John Woo Deserves a Better Comeback Than Silent Night

The Hong Kong action legend’s long-awaited return to Hollywood is a major misfire.

Originally Published: 
Inverse Reviews

John Woo deserves a better “Welcome Back to Hollywood!” than Silent Night.

The extraordinary Hong Kong filmmaker selected a nearly wordless project for his hiatus-breaking return to the American action scene, which he ghosted after 2003's underperforming Ben Affleck thriller Paycheck. And while Woo’s talent for conducting harmonious bursts of violence delivers the same instinctual fight sequencing that guided him through his classic Chow Yun-fat collaborations and domestic hits like Face/Off, the script’s ambitious erasure of dialogue ends up sinking the movie.

Joel Kinnaman stars in Silent Night as renegade Texan protagonist Brian Godluck, who loses his precious son on Christmas Eve thanks to a gangbanger's stray bullet. Brian pursues the trigger-happy thugs on foot, but takes an intentional round to the throat for his efforts. He's surgically repaired, but is robbed of his ability to speak as a result, unable to vocalize the agony chewing up his insides. Brian's wife Saya (Catalina Sandino Moreno) watches her husband collect empty liquor bottles until she exits the situation, leaving Brian with only one path forward: merciless revenge.

Screenwriter Robert Archer Lynn clearly isn't a fan of complications. Silent Night is as straightforward as they come, without delving into Brian's background or any subplots or obstacles that might alter his plan. Brian follows the same regiment of countless ‘90s dad flicks where the protagonist exercises rigorously in montage, conducts their own surveillance, and then infiltrates criminal organizations like a badass action hero out for a Tuesday stroll. Woo doesn't shy away from the sillier aspects of a snowflake sweater-wearing parent turning into a robotic murder machine, but it's hard to tell if that's how Silent Night intends to be read. Visual cues only translate the drearier "Sad Dad" moods, which doesn't quite match Brian's vehicular stunts or precision gun-fu (against inaccurate enemies in Stormtrooper mode, of course).

Woo successfully delivers not-so-jolly violence that Kinnaman brutishly soldiers his way through with a grimace. An R-rating allows Brian's vigilante punishments to make an impact, from Final Destination-inspired beheadings to blood geysers erupting from headshot holes. Woo’s agile cinematography keeps pace with Kinnaman as he slams his body through wooden furniture and drywall, or beautifully lights warehouse backgrounds behind dressed-to-slay girlfriends blasting submachine guns. There's a hefty dosage of video-game logic that keeps Brian alive — he's Grand Theft Autoing in public with zero repercussions — but under Woo's veteran oversight, we can forgive these absurdities. Choreography packs a punch as Woo works his magic, which shouldn't come as a surprise.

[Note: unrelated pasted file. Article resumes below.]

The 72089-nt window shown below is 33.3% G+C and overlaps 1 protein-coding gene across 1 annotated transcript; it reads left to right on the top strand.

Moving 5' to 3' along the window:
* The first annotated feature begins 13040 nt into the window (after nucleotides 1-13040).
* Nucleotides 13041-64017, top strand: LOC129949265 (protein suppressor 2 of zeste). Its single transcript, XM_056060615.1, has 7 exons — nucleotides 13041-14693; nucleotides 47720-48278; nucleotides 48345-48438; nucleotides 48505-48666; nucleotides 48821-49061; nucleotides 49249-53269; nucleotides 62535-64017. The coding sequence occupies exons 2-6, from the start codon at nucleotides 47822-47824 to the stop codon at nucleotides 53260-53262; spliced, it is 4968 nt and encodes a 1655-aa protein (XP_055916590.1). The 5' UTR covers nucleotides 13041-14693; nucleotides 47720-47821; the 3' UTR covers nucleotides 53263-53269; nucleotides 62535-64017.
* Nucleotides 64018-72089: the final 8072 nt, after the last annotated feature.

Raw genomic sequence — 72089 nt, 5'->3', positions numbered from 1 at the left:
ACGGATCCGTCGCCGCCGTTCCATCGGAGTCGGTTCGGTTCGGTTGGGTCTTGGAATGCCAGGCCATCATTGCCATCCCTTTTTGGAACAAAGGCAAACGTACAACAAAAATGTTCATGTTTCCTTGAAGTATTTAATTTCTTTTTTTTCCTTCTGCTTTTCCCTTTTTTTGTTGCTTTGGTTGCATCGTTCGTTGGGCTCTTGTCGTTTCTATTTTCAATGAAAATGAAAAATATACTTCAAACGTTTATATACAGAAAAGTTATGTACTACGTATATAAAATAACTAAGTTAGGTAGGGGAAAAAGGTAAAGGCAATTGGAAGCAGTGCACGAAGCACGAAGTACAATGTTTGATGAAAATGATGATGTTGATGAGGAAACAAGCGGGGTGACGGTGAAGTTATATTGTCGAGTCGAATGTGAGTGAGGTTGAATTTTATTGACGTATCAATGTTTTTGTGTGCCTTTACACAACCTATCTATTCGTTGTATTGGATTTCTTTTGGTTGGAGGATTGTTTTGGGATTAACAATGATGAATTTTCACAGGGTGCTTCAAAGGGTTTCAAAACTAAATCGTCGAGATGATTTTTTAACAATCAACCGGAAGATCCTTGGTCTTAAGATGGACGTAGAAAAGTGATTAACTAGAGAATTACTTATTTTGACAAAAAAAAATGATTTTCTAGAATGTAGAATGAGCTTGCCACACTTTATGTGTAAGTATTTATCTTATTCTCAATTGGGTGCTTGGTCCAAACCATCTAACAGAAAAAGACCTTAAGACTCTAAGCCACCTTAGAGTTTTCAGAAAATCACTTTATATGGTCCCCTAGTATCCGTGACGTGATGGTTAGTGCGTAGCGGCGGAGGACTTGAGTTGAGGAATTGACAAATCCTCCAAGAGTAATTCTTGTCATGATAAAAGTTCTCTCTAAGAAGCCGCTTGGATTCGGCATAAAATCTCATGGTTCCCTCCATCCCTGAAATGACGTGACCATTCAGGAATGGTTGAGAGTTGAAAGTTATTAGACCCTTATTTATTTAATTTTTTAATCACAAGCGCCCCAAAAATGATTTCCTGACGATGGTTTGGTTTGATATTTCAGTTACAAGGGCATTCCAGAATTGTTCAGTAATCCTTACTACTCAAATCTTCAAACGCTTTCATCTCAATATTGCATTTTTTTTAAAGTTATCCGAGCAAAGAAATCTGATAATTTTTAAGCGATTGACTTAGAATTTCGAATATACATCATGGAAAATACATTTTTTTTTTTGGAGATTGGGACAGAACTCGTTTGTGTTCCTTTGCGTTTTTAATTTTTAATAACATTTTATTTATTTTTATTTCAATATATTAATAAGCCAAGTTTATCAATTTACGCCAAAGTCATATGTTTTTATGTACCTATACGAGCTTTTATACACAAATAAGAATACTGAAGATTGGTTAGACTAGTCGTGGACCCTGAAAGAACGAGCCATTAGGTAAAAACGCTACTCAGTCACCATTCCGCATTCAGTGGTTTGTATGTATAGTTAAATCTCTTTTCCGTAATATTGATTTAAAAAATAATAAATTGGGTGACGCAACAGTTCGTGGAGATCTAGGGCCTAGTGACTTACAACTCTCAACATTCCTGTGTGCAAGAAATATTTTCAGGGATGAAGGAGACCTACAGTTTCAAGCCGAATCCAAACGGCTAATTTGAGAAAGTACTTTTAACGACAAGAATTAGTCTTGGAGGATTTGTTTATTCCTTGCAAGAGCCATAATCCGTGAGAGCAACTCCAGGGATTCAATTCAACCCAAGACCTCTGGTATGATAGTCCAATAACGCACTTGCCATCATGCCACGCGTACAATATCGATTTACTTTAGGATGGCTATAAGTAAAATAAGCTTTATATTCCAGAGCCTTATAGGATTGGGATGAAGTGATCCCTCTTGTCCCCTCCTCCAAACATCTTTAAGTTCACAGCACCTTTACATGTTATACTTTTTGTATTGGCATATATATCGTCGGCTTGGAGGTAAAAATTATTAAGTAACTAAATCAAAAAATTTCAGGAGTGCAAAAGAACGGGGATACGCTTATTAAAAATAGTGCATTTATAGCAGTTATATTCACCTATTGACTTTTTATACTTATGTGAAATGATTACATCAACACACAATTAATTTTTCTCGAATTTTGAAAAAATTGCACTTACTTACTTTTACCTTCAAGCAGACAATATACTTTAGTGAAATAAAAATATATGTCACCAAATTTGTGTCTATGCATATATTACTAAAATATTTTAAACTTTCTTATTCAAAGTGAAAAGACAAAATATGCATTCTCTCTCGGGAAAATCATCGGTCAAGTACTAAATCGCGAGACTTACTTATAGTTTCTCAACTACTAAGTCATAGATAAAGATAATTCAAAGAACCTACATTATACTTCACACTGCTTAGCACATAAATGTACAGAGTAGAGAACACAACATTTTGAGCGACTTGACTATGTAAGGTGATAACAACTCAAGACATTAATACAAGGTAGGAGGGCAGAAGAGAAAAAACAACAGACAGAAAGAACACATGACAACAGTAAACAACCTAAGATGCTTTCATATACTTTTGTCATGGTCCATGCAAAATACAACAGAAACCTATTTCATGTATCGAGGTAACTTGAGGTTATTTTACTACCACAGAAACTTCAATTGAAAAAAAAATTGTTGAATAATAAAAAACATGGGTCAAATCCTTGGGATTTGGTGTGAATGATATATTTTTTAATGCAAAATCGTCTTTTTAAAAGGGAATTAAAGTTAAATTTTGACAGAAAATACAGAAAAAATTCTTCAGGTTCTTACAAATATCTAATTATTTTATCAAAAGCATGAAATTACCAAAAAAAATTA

Joel Kinnaman seethes with intensity in Silent Night, but he can’t overcome the film’s clumsy gimmick.


Unfortunately, the eradication of verbal communication is an unignorable bug, never a clever feature. Kinnaman's face conveys regular rage, painful rage, or sweaty rage — but then, out of nowhere, the giggling face of his deceased child appears in a decorative ornament to disturb the vibe. Even more confusingly, no one else around Brian talks, even though they can. Scott Mescudi (aka Kid Cudi) co-stars as a detective on Brian's tail, but they never speak. Nor does Brian's wife Saya, who texts Brian mere rooms apart. Same for the film's villain Playa (Harold Torres), who appears to strictly text his crew. It's an odd mechanic that begs for accentuated storytelling tricks elsewhere, and it makes the packaged experience of Silent Night feel incomplete. Kinnaman appears performatively handcuffed in the role instead of empowered to seek other methods of emotional conveyance, much to the detriment of the dramatic filler when bullets cease whizzing.

Silent Night is a massive gamble of a concept that’s met with the opposite of a bulletproof execution. John Woo's catalog makes him an excellent choice as someone who might be able to crack the code, but he only gets halfway there. The action beats were never going to be in question, nor are they — Woo's still a skilled craftsman when arranging combat. But the film’s silence turns out to be its fatal flaw. Silent Night ends up making for an awkward journey into the bleakest depths of despair, devoid of any firm tonal stance.

Silent Night opens in theaters December 1.

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